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Vacancies Shrink as Nation’s Rents Rise

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Rental markets have continued to tighten with vacancy rates in many parts of the country shrinking as rents increase.

Given the limited supply of rental properties—61,300 vacancies nationally—rents have been rising week-on-week.

Nationally, the residential rental vacancy rate held at 1.7 per cent for July while rents hit $508 a week, up 1.3 per cent over the month and 13.7 per cent over the past 12 months, according the latest report from SQM Research.

Asking rents rose 1.3 per cent for houses to $526 per week while units rose by 0.5 per cent to $420 a week.

Capital city rents also rose by 0.5 per cent for houses over the month and are up 8 per cent over the past 12 months.

Sydney and Melbourne continued to feel the impact of Covid-19-induced restrictions and international border closures.

Melbourne’s vacancy rate rose to 3.6 per cent from 3.5 per cent in June, while Sydney’s vacancy rates tightened to 2.7 per cent from 2.8 per cent.

In Adelaide, Darwin and Hobart the vacancy rate remained below 1 per cent, while Perth and Brisbane and Canberra rate remained unchanged.

A vacancy rate of between 2 and 3 per cent is generally considered to be “healthy” while above 4 per cent or below 1 per cent poses risks.

Vacancy rates: July 2021

CityJun 2021 vacancy rateJuly 2021 vacancy rateJul 2021 vacancies
Sydney2.8%2.7%20,717
Melbourne3.5%3.6%22,890
Brisbane1.3%1.3%4651
Perth0.9%0.9%1908
Adelaide0.6%0.7%1440
Canberra0.7%0.7%496
Darwin0.4%0.6%211
Hobart0.4%0.5%172
National1.7%1.7%61,313

^Source: SQM Research

Rents for houses in Brisbane are now up by 11.2 per cent, 12.9 per cent in Perth and 25.3 per in Darwin across the year.

Comparatively, rents for houses have increased by 7.2 per cent in Sydney and 2.8 per cent in Melbourne.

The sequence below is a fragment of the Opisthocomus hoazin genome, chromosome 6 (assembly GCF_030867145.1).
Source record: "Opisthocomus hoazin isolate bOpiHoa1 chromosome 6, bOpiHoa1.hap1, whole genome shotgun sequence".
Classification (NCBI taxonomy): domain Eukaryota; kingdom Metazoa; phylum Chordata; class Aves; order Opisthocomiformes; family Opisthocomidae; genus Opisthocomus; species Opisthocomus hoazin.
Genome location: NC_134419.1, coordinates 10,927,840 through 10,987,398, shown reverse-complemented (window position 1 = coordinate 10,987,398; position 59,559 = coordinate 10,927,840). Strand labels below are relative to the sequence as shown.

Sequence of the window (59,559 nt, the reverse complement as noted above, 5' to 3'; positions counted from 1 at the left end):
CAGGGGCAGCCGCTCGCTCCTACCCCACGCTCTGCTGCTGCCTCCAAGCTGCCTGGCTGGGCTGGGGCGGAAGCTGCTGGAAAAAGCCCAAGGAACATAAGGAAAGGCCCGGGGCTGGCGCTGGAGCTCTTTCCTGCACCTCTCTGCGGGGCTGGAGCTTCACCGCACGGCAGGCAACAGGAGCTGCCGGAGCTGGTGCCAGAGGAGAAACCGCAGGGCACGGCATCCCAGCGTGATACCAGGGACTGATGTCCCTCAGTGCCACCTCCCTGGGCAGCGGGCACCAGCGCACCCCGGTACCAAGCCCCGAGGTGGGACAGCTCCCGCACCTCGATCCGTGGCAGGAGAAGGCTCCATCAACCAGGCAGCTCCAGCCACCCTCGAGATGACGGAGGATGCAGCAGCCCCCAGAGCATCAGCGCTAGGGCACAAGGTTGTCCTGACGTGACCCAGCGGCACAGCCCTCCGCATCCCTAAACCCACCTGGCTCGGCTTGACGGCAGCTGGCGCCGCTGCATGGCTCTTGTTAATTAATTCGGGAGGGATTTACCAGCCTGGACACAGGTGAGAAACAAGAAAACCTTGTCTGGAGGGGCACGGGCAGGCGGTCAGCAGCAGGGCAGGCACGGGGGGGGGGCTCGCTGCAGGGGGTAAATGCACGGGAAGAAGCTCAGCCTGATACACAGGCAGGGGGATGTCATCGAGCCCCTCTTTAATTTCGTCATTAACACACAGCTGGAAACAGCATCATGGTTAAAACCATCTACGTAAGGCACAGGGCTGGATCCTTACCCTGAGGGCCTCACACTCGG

The unit rental market, however, remains weak. In Sydney rents have lifted by just 0.9 per cent this year and Melbourne has gone backwards, experiencing a decline of 4.9 per cent.

“Given the ongoing international border closures and still relatively high completions, the national rental market should be at least more balanced,” SQM managing director Louis Christopher said.

“That may well still happen if lockdowns persist through to summer as it is likely many people living in Sydney and Melbourne may attempt to move elsewhere.

“It is also possible that long-term leasing is becoming very challenging for landlords due to rental moratoriums.

“We believe instead that landlords may increasingly be using short -erm accommodation websites such as Airbnb and Stayz whereby they have a greater say on who occupies their property and the length of time they stay.”

Christopher said the new lockdowns had triggered another wave of interest in regional living as many fled strict Covid measures in the cities.

According to the Australian Bureau of Statistics, there has been a substantial increase in movers from Sydney and Melbourne amid the pandemic.

More than 60,000 residents have departed the two biggest cities to other parts of the country over the year to March 2021.

This was particularly significant in Melbourne, which has lost 32,000 residents during the period.

Corelogic research director Tim Lawless said gross rental yields outside of Sydney and Melbourne are likely to be providing opportunities for positive cash flow investment opportunities.

“The good news for landlords is that rental markets in these areas are stabilising.

“It follows a substantial reduction in rents due to high vacancy rates attributable to stalled overseas migration and a preference shift away from high density living during the pandemic.”

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Article originally posted at: https://www.theurbandeveloper.com/articles/sqm-research-rental-vacancy-july-2021